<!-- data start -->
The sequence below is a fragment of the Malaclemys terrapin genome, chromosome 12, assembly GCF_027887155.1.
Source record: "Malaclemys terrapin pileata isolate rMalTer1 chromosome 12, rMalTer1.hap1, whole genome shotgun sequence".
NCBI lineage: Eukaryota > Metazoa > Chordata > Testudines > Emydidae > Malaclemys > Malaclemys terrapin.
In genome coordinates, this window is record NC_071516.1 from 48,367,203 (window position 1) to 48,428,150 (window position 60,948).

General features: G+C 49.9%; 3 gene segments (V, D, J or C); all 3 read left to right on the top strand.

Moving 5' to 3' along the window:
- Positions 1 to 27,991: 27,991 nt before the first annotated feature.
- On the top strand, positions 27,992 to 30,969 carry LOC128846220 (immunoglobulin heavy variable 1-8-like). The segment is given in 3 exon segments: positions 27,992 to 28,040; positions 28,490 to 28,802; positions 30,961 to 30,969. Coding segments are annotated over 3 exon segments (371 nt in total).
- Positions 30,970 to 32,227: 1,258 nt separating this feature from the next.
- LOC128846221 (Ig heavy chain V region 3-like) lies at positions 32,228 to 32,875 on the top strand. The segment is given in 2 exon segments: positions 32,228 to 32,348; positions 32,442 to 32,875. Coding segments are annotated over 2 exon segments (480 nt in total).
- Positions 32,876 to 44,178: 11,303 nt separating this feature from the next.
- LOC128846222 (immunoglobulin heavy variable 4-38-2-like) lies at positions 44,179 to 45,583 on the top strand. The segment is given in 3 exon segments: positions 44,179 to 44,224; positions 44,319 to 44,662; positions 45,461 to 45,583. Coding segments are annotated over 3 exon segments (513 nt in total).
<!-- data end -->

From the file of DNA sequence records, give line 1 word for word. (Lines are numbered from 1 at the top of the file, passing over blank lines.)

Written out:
The sequence below is a fragment of the Malaclemys terrapin genome, chromosome 12, assembly GCF_027887155.1.